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Old 09-09-10, 05:32 PM   #1
RobertSmalls
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Default Robertsmalls' 2010 Garden

2010 was my first year with a garden. Here's a photo of my garden, with the peas already gone and the tomato plants appearing to have given up for the season. First frost is only a few weeks away. Tomatoes at the back, peas up front, carrots on the left.



I planted eight tomato sprouts because they're supposed to be easy to grow. I only had room for five in the garden, so three got planted in the lawn. I got a nice crop of Roma and Beefsteak tomatoes (4kg so far), only to realize that I don't really eat fresh tomatoes. I guess I'll make spaghetti sauce now. I'll save some seeds and plant just one Roma next year, but the fact that I'll only be in fresh tomatoes for two months out of the year is annoying.



Above are the lawn tomatoes, which were just for fun. The plant in the front, with one irregular shaped red tomato, is about 40cm tall. The one in the back has half a dozen grape-sized Beefsteaks, still green.

I really like peas, and I was hoping to get a nice harvest. I planted a dozen plants, but only got about two dozen pods before the plants all turned a pale yellow color and died. They're Alaska peas, and I probably planted them too late. Next year, I'll plant in April and late June, not just in May like I did this year.

I sowed a few dozen carrot seeds. They look great above the ground, and they're 2cm around at the top. Unfortunately, they're only about 6cm long, and many of them were planted so close together that they're touching. They're crunchy and sweet. I just wish they were a lot bigger. I expect to get under 500g of carrots.

Here's a knot of carrots, planted way too close together.



I planted a few herbs, but there's no sign of them. Did I weed them? Did the carrots choke them out? Did birds eat the seedlings? I may start herbs indoors next year.

I think I'll plant some berry bushes - raspberry and blueberry most likely. Maybe I'll start them indoors this winter.

I'd also love to grow Crispin apples, but I probably don't have enough room in the yard. Besides, my dad's fruit trees have always been needy, sickly, and unreliable.

I also eat a lot of grain. I'm tempted to try growing barley or oats, but will I be able to hull them and roll the oats myself?


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Old 09-21-10, 06:51 PM   #2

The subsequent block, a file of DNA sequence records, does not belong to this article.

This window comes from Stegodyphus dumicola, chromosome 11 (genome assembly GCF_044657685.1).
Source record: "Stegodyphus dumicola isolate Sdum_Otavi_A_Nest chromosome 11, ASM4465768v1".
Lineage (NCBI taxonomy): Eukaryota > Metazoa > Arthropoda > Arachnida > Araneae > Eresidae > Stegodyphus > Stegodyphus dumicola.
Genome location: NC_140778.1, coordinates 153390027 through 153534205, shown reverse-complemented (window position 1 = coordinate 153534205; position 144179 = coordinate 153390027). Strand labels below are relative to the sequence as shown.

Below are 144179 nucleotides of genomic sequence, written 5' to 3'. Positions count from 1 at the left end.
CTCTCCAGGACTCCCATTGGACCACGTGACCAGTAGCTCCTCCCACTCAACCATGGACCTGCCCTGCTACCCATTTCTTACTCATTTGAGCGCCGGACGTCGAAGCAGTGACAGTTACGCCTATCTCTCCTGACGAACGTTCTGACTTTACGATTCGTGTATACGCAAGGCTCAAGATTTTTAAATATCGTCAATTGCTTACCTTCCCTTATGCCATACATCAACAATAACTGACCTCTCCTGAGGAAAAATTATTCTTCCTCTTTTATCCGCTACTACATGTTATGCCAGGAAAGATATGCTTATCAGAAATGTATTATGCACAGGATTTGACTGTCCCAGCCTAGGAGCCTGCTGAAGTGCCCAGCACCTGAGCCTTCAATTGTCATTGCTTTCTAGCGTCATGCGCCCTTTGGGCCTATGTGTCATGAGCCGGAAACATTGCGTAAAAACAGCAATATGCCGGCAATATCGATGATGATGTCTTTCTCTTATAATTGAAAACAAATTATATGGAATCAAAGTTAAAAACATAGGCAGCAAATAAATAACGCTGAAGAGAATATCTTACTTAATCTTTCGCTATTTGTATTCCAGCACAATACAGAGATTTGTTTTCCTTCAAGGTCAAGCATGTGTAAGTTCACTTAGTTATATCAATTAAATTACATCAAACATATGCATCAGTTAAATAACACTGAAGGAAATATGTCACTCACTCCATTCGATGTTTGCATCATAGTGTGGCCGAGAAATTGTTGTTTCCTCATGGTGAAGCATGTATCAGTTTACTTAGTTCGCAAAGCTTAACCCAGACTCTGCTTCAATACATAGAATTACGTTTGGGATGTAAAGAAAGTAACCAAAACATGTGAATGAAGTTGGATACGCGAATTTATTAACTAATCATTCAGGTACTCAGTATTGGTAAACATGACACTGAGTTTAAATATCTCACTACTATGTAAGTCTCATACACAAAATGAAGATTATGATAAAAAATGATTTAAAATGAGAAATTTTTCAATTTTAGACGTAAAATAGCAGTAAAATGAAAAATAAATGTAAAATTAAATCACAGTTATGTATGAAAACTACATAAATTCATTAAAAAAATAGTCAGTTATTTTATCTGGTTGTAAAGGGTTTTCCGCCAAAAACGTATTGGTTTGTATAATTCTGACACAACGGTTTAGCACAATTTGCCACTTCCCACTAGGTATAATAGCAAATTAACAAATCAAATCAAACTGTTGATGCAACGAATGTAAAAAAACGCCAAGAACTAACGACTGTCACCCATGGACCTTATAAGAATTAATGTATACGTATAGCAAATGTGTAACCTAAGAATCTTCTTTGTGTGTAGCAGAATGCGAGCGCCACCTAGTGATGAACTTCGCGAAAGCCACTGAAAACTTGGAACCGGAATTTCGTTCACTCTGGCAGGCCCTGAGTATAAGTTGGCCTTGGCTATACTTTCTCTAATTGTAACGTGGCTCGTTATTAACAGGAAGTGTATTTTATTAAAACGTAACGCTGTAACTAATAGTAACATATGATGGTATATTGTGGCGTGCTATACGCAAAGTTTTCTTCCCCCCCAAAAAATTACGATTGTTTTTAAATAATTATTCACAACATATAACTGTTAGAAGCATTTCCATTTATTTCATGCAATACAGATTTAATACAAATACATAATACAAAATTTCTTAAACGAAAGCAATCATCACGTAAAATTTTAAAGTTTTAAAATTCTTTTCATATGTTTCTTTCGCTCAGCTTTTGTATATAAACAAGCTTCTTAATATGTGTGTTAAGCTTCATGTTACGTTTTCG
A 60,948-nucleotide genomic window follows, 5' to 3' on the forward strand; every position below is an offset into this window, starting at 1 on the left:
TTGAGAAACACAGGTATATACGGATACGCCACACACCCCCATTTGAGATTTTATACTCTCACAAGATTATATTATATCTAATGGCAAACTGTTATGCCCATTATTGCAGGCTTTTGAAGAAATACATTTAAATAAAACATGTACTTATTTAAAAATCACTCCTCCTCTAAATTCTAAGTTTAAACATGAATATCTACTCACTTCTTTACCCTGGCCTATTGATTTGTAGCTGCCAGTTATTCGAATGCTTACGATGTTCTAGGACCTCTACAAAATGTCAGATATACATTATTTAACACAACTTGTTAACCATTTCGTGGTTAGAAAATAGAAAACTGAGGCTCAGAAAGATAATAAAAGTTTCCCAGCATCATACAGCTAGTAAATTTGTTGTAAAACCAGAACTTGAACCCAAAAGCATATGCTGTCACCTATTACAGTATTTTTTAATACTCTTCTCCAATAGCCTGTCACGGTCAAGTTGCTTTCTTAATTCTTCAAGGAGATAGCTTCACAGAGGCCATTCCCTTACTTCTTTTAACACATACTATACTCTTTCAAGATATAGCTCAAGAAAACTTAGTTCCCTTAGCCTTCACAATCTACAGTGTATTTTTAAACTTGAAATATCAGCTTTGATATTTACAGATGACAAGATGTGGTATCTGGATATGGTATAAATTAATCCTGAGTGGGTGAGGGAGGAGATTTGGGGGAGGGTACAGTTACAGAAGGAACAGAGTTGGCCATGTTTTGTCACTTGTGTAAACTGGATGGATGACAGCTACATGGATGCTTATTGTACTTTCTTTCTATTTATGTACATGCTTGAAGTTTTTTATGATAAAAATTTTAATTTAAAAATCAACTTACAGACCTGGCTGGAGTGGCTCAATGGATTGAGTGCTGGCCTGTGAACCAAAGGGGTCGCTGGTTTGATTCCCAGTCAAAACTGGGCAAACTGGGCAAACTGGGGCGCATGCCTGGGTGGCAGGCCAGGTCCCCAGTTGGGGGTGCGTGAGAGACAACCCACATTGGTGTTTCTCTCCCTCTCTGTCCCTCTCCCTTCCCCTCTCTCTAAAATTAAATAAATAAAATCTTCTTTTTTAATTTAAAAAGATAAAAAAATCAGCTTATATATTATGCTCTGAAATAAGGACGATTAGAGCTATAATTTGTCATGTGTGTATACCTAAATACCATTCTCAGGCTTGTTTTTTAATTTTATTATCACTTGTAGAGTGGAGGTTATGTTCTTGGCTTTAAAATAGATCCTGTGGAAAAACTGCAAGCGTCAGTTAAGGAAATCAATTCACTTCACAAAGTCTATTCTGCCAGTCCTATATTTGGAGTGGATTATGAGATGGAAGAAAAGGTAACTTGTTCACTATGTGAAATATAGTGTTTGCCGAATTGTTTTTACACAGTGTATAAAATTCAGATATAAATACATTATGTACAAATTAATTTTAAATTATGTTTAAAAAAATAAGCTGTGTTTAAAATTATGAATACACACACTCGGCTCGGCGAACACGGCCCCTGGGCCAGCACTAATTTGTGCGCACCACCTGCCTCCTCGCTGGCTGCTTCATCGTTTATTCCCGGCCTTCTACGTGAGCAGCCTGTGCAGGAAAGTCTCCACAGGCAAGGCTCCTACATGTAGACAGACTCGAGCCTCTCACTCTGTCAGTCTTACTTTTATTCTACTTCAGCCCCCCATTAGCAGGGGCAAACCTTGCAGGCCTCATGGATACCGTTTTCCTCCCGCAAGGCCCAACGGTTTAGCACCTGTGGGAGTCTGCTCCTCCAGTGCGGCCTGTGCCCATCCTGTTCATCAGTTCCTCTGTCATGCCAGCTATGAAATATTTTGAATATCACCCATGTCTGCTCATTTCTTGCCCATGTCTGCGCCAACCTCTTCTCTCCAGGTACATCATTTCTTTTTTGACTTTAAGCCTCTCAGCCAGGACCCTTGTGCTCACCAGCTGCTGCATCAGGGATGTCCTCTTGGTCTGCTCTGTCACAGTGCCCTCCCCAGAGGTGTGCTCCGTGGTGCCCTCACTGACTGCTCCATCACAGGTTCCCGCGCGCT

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I needed some carrots, so of course I went to the garden and pulled the most overcrowded-looking ones first. Got three little guys... then this leviathan! 42mm around. I'm excited. There are real carrots in my garden this year, and next year should be nothing but real carrots. I'll even let one of them go to seed this winter.

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Old 09-21-10, 09:06 PM   #3
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Any explanation for the tiny carrots?
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Old 09-21-10, 11:11 PM   #4
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I couldn't bear to kill the carrot seedlings. I scattered some carrot seed around, figuring most of the seeds would get eaten or die, and the result was WAY too many plants per square foot. Not only were the plants shading each other, most of the carrots are touching.
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Old 09-22-10, 12:20 PM   #5
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You're ground may be too hard as well. It may explain they stubby carrots. If you didn't till the soil where you planted carrots deep enough or at all, they'll offshoot or go stubby like this.
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Old 09-22-10, 08:15 PM   #6
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4.2kg fresh tomatoes -> 969g tomato paste -> 1.3kg sauce.

Removing the skin and most of the water from the beefsteaks reduced them to 28% of their mass, and the Roma reduced to 43%.

Beefsteaks might be big, but they're all water.
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Old 10-14-10, 04:20 PM   #7
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w00t, I've gotten 0.9kg of carrots this year. I planted Chatenay carrots, which are stubbier than conventional carrots. These were halved, then roasted alongside quartered potatoes:



I *really* need a compost pile. Not just to generate compost, but also to get rid off these tomato plants and yard clippings.
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Old 10-14-10, 04:25 PM   #8
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If your tomato plants have late blight--the leaves turn brown and the stems begin to wither and turn brown but not from lack of water--it may be a better idea to either throw them out or bury them in an area far away from where you want to grow tomatoes. The spores overwinter and are usually not killed in the compost which can cause next season's tomatoes to suffer an untimely demise.

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